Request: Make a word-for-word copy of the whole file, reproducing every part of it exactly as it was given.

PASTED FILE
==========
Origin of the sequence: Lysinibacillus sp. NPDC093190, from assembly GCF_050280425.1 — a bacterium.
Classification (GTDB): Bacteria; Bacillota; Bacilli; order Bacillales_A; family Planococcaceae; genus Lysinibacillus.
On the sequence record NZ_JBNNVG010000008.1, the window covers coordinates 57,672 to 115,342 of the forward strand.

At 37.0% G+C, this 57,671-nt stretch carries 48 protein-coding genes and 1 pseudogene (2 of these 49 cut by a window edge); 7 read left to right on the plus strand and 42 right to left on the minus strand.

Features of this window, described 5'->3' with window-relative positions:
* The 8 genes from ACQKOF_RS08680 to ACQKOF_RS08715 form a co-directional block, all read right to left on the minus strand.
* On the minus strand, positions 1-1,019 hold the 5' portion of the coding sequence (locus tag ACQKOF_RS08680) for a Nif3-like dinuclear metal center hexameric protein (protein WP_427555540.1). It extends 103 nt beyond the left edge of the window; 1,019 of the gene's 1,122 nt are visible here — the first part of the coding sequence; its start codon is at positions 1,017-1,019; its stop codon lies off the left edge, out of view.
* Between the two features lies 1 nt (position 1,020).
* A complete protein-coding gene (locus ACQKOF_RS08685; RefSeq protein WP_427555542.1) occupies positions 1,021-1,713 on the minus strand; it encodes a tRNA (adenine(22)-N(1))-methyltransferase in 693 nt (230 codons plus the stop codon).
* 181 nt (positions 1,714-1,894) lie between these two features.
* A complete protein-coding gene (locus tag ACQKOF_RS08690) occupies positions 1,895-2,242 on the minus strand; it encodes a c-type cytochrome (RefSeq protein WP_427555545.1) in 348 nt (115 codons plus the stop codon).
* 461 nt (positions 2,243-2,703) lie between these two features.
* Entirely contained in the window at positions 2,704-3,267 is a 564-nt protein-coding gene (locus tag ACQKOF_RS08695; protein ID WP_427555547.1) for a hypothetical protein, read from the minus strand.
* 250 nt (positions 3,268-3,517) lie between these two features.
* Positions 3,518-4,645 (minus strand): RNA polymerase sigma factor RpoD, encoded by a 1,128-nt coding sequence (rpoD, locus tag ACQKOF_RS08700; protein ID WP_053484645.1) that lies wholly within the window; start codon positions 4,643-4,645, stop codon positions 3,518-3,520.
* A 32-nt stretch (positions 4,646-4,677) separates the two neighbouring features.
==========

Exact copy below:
Origin of the sequence: Lysinibacillus sp. NPDC093190, from assembly GCF_050280425.1 — a bacterium.
Classification (GTDB): Bacteria; Bacillota; Bacilli; order Bacillales_A; family Planococcaceae; genus Lysinibacillus.
On the sequence record NZ_JBNNVG010000008.1, the window covers coordinates 57,672 to 115,342 of the forward strand.

At 37.0% G+C, this 57,671-nt stretch carries 48 protein-coding genes and 1 pseudogene (2 of these 49 cut by a window edge); 7 read left to right on the plus strand and 42 right to left on the minus strand.

Features of this window, described 5'->3' with window-relative positions:
* The 8 genes from ACQKOF_RS08680 to ACQKOF_RS08715 form a co-directional block, all read right to left on the minus strand.
* On the minus strand, positions 1-1,019 hold the 5' portion of the coding sequence (locus tag ACQKOF_RS08680) for a Nif3-like dinuclear metal center hexameric protein (protein WP_427555540.1). It extends 103 nt beyond the left edge of the window; 1,019 of the gene's 1,122 nt are visible here — the first part of the coding sequence; its start codon is at positions 1,017-1,019; its stop codon lies off the left edge, out of view.
* Between the two features lies 1 nt (position 1,020).
* A complete protein-coding gene (locus ACQKOF_RS08685; RefSeq protein WP_427555542.1) occupies positions 1,021-1,713 on the minus strand; it encodes a tRNA (adenine(22)-N(1))-methyltransferase in 693 nt (230 codons plus the stop codon).
* 181 nt (positions 1,714-1,894) lie between these two features.
* A complete protein-coding gene (locus tag ACQKOF_RS08690) occupies positions 1,895-2,242 on the minus strand; it encodes a c-type cytochrome (RefSeq protein WP_427555545.1) in 348 nt (115 codons plus the stop codon).
* 461 nt (positions 2,243-2,703) lie between these two features.
* Entirely contained in the window at positions 2,704-3,267 is a 564-nt protein-coding gene (locus tag ACQKOF_RS08695; protein ID WP_427555547.1) for a hypothetical protein, read from the minus strand.
* 250 nt (positions 3,268-3,517) lie between these two features.
* Positions 3,518-4,645 (minus strand): RNA polymerase sigma factor RpoD, encoded by a 1,128-nt coding sequence (rpoD, locus tag ACQKOF_RS08700; protein ID WP_053484645.1) that lies wholly within the window; start codon positions 4,643-4,645, stop codon positions 3,518-3,520.
* A 32-nt stretch (positions 4,646-4,677) separates the two neighbouring features.